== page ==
Rinse twice with a few drops of filtered samples.

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D.2 ANALYSIS OF STANDARDS AND SAMPLES

  • 1. Before beginning, check the solvent composition (must be 25 % CH 3 OH, indicated by %B = 25 on the CRT screen) and the flow rate (must be 1.5-mL/ min.). Open the purge-valve (clockwise rotation) and purge the system for five minutes. Remember to close it after flushing (counterclockwise rotation). Make sure the entry for EVNT is 0. Press start on the chromatograph to start pumping the solvent to the column for 5 to 10 minutes. If the composition of the solvent is different from 25 % (e.g. 100 %), set a gradient program to change the composition. Enter TIME = 20 min., % = 25, followed by ENTER. Check that at TIME = 0, the value for EVNT is 0, and the value for % is

100 %. Start the pump. When the solvent composition is 25 %, do not stop the

pump, just move to the next two steps.

  • 2. While pumping, use the COARSE ZERO Knob on the detector to move the pen to the zero position on the recorder, with the attenuator set at 8. This sets the zero absorbance reading of the detector using our mobile phase as the blank.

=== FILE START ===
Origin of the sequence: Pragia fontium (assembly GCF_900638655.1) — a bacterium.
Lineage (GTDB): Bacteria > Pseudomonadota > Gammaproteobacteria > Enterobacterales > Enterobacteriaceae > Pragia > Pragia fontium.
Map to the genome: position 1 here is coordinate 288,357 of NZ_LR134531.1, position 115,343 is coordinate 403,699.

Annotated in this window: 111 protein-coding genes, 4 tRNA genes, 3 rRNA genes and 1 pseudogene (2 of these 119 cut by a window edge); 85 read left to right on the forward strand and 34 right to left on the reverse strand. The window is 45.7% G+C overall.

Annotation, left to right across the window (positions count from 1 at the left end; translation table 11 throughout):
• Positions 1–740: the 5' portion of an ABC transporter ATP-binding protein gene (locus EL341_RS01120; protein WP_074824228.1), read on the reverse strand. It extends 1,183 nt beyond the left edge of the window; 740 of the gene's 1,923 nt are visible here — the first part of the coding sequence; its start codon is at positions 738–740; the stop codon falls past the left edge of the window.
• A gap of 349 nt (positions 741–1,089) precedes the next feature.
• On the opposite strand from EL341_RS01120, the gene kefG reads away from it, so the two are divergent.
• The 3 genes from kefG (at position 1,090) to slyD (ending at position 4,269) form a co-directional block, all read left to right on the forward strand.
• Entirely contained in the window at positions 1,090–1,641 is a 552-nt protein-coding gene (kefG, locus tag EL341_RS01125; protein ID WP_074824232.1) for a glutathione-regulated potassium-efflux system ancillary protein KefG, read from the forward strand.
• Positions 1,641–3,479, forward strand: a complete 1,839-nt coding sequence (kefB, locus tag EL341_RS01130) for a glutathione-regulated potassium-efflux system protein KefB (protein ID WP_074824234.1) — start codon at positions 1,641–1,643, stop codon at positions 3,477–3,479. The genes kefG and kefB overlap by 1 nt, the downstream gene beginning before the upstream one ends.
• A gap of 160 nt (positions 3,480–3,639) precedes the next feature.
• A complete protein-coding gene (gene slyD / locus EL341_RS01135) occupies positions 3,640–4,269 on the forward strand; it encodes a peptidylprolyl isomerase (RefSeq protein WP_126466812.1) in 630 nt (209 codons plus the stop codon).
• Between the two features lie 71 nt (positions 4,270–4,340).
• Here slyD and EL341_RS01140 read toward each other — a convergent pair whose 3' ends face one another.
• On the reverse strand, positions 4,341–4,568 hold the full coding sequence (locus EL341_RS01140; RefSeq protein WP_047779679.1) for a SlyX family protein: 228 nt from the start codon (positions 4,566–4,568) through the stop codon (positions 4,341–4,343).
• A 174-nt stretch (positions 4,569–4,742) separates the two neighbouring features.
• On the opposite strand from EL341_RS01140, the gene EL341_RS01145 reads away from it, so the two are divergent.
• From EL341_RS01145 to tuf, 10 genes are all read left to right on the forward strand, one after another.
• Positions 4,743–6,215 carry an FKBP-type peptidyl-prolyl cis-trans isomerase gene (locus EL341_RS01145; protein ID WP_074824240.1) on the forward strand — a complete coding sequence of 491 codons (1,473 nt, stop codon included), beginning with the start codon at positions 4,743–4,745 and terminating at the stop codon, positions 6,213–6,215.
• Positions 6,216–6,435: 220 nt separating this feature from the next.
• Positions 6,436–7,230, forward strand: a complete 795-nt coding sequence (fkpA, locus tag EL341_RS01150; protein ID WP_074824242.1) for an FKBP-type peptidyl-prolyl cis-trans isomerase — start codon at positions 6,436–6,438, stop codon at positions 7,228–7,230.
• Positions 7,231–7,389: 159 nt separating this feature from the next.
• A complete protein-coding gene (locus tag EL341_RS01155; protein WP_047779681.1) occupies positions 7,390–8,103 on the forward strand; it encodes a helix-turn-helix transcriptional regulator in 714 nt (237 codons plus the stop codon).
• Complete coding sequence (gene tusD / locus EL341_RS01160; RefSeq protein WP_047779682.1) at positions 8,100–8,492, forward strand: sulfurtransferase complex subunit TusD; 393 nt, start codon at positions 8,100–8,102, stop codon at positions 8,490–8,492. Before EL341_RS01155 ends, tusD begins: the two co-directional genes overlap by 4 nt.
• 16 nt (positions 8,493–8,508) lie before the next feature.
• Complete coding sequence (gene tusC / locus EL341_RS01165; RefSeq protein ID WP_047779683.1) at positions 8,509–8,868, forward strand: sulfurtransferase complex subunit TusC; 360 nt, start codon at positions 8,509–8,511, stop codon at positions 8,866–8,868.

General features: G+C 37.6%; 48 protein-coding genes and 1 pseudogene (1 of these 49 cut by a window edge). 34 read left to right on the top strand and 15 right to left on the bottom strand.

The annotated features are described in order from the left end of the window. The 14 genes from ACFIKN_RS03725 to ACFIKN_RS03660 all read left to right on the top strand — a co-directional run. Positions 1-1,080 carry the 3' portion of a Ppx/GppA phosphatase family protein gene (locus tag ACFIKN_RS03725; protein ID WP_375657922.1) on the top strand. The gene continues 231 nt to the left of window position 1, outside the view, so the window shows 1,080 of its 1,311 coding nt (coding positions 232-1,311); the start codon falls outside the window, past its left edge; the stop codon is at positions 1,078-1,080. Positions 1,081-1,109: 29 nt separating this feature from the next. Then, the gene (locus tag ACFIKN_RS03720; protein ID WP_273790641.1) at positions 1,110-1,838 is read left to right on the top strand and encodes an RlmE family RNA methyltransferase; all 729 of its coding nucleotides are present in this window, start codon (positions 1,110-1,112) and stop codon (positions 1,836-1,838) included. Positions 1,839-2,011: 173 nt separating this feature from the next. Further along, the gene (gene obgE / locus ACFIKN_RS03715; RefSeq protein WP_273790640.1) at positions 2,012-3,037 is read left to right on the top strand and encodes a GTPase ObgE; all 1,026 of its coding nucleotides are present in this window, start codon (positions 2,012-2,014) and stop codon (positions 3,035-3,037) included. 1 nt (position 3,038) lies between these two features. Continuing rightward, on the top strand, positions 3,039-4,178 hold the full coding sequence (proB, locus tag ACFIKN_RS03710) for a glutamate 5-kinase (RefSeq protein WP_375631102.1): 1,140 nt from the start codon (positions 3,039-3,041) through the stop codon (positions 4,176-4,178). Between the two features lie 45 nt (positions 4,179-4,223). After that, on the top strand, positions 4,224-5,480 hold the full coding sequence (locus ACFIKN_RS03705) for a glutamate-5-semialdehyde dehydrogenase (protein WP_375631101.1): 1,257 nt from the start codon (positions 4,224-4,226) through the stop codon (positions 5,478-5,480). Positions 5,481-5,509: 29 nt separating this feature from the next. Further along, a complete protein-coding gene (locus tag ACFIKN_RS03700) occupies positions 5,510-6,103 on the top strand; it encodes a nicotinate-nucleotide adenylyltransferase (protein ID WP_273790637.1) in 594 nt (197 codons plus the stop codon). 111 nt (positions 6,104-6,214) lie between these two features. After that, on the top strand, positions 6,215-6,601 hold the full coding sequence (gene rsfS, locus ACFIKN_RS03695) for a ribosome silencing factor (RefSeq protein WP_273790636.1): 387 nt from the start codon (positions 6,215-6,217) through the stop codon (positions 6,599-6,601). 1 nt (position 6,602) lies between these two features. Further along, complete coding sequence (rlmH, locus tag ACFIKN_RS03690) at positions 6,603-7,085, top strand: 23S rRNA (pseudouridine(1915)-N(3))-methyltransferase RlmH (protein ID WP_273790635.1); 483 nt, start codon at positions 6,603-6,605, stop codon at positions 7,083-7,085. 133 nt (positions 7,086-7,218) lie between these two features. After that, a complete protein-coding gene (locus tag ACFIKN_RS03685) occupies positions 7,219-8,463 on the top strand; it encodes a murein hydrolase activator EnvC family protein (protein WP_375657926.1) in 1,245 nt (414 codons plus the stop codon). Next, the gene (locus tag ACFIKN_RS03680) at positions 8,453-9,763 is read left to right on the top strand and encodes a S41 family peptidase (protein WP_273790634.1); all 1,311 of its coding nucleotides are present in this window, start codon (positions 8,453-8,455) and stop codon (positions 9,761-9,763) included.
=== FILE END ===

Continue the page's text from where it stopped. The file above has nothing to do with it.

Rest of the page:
• 3. Cleaning the sample loop before injection. Rinse the syringe with several aliquots of the solvent then fill it with the solvent. Make sure the sample injector is in the load setting (i.e. EVNT = 0). Insert the syringe needle all the way into the port. Do not push too hard on the syringe; just make sure it is bottomed. Flush about 250-µL of mobile phase through to clean the loading passages (do the same to prevent cross-contamination between runs). Refill the syringe, wipe clean, reinsert, and flush in another 250-µL, making sure not to inject any air bubbles. The flushing syringe is removed while flushing is being completed so as to fill the special teflon sleeve filling to top. This procedure prevents any bubbles from being pumped into the loop. Rinse the syringe with several aliquots of the sample to be injected. Before injection, be sure there are no air bubbles in the syringe. Point the needle upwards, tap the syringe with your fingers, and then push the plunger to expel the air bubbles.

  • 4. Flush and fill the sample loop with one of your standard solutions.